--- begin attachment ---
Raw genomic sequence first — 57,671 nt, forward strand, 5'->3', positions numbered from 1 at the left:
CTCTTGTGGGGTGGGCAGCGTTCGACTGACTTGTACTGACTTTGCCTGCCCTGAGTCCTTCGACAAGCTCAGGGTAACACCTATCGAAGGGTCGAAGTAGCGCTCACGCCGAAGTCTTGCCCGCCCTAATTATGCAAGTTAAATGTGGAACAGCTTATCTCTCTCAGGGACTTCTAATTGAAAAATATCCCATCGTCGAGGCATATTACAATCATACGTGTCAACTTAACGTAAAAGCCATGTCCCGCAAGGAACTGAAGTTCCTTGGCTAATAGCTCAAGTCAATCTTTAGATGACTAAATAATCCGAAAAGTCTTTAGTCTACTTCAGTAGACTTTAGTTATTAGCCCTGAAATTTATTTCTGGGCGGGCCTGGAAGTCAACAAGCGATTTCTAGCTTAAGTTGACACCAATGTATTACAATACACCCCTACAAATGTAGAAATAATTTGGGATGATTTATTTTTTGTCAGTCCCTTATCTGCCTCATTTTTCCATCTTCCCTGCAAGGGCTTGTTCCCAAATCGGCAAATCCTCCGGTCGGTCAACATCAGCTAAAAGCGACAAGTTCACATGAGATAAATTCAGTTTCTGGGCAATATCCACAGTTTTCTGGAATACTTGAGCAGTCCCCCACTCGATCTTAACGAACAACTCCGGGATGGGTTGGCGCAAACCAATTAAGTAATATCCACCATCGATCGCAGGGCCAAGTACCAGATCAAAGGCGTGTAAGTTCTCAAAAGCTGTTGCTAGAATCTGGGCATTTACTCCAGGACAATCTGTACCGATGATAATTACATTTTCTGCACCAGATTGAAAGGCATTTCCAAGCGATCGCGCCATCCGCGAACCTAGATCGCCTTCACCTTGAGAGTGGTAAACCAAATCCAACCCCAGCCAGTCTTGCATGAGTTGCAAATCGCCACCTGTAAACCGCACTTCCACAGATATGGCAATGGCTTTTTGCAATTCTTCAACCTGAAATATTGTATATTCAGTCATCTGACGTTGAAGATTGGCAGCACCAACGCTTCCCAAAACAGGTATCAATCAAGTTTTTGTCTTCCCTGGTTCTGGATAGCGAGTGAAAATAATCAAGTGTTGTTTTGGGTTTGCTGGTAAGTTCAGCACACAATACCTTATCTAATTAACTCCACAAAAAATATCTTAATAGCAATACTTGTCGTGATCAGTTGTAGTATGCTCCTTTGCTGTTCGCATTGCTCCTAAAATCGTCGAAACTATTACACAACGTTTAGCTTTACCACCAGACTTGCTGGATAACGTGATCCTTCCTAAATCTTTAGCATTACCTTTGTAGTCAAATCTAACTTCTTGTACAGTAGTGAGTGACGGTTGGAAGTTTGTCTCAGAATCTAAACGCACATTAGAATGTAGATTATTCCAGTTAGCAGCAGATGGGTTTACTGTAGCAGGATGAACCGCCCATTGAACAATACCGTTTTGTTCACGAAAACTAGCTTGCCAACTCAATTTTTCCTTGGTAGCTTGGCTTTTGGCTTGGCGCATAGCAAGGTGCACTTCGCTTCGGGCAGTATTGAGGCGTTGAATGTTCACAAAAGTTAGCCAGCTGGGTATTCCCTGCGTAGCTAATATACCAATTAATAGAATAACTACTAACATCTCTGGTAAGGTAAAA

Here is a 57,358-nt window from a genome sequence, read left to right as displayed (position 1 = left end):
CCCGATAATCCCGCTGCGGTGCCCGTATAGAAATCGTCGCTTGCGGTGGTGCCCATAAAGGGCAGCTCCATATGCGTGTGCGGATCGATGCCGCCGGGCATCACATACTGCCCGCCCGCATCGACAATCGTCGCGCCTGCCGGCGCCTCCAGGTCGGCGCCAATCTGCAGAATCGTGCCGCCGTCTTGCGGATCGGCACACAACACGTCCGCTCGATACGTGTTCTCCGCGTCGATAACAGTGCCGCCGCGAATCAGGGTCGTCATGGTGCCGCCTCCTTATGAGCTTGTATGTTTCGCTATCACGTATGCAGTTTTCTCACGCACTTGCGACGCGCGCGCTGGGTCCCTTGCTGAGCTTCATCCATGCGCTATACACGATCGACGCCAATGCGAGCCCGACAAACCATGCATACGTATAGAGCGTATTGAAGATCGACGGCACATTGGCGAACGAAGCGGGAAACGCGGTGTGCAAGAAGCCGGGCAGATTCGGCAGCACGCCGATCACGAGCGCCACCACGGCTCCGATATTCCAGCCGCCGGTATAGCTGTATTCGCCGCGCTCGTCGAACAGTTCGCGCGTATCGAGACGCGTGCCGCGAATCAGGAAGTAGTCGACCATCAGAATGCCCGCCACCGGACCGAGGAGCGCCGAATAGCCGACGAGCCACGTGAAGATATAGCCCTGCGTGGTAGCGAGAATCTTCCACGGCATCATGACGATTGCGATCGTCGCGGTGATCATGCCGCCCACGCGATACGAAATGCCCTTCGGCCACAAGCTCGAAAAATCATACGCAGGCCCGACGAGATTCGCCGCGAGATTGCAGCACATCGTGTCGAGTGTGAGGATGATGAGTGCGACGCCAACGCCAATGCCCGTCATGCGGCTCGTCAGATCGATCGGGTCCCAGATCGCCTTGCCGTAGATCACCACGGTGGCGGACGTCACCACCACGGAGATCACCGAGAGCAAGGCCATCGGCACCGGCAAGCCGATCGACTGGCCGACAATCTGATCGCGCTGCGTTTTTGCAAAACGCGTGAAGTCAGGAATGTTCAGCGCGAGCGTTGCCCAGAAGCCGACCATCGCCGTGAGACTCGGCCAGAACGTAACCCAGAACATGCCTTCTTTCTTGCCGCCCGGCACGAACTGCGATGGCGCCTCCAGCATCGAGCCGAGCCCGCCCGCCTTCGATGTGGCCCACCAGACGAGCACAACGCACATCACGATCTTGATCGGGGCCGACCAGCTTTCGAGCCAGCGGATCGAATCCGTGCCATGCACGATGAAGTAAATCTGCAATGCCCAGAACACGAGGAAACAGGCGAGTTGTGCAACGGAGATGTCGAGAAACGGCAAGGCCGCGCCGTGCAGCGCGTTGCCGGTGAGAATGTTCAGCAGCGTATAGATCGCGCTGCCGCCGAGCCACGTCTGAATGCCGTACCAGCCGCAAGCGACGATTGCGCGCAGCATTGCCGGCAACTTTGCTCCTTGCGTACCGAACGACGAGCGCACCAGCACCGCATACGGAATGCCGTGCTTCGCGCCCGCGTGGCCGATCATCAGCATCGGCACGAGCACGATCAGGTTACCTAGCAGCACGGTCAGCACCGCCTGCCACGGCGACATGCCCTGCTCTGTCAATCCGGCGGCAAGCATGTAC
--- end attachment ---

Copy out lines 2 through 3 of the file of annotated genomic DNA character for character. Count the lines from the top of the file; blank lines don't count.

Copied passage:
CTCTTGTGGGGTGGGCAGCGTTCGACTGACTTGTACTGACTTTGCCTGCCCTGAGTCCTTCGACAAGCTCAGGGTAACACCTATCGAAGGGTCGAAGTAGCGCTCACGCCGAAGTCTTGCCCGCCCTAATTATGCAAGTTAAATGTGGAACAGCTTATCTCTCTCAGGGACTTCTAATTGAAAAATATCCCATCGTCGAGGCATATTACAATCATACGTGTCAACTTAACGTAAAAGCCATGTCCCGCAAGGAACTGAAGTTCCTTGGCTAATAGCTCAAGTCAATCTTTAGATGACTAAATAATCCGAAAAGTCTTTAGTCTACTTCAGTAGACTTTAGTTATTAGCCCTGAAATTTATTTCTGGGCGGGCCTGGAAGTCAACAAGCGATTTCTAGCTTAAGTTGACACCAATGTATTACAATACACCCCTACAAATGTAGAAATAATTTGGGATGATTTATTTTTTGTCAGTCCCTTATCTGCCTCATTTTTCCATCTTCCCTGCAAGGGCTTGTTCCCAAATCGGCAAATCCTCCGGTCGGTCAACATCAGCTAAAAGCGACAAGTTCACATGAGATAAATTCAGTTTCTGGGCAATATCCACAGTTTTCTGGAATACTTGAGCAGTCCCCCACTCGATCTTAACGAACAACTCCGGGATGGGTTGGCGCAAACCAATTAAGTAATATCCACCATCGATCGCAGGGCCAAGTACCAGATCAAAGGCGTGTAAGTTCTCAAAAGCTGTTGCTAGAATCTGGGCATTTACTCCAGGACAATCTGTACCGATGATAATTACATTTTCTGCACCAGATTGAAAGGCATTTCCAAGCGATCGCGCCATCCGCGAACCTAGATCGCCTTCACCTTGAGAGTGGTAAACCAAATCCAACCCCAGCCAGTCTTGCATGAGTTGCAAATCGCCACCTGTAAACCGCACTTCCACAGATATGGCAATGGCTTTTTGCAATTCTTCAACCTGAAATATTGTATATTCAGTCATCTGACGTTGAAGATTGGCAGCACCAACGCTTCCCAAAACAGGTATCAATCAAGTTTTTGTCTTCCCTGGTTCTGGATAGCGAGTGAAAATAATCAAGTGTTGTTTTGGGTTTGCTGGTAAGTTCAGCACACAATACCTTATCTAATTAACTCCACAAAAAATATCTTAATAGCAATACTTGTCGTGATCAGTTGTAGTATGCTCCTTTGCTGTTCGCATTGCTCCTAAAATCGTCGAAACTATTACACAACGTTTAGCTTTACCACCAGACTTGCTGGATAACGTGATCCTTCCTAAATCTTTAGCATTACCTTTGTAGTCAAATCTAACTTCTTGTACAGTAGTGAGTGACGGTTGGAAGTTTGTCTCAGAATCTAAACGCACATTAGAATGTAGATTATTCCAGTTAGCAGCAGATGGGTTTACTGTAGCAGGATGAACCGCCCATTGAACAATACCGTTTTGTTCACGAAAACTAGCTTGCCAACTCAATTTTTCCTTGGTAGCTTGGCTTTTGGCTTGGCGCATAGCAAGGTGCACTTCGCTTCGGGCAGTATTGAGGCGTTGAATGTTCACAAAAGTTAGCCAGCTGGGTATTCCCTGCGTAGCTAATATACCAATTAATAGAATAACTACTAACATCTCTGGTAAGGTAAAA

Here is a 57,358-nt window from a genome sequence, read left to right as displayed (position 1 = left end):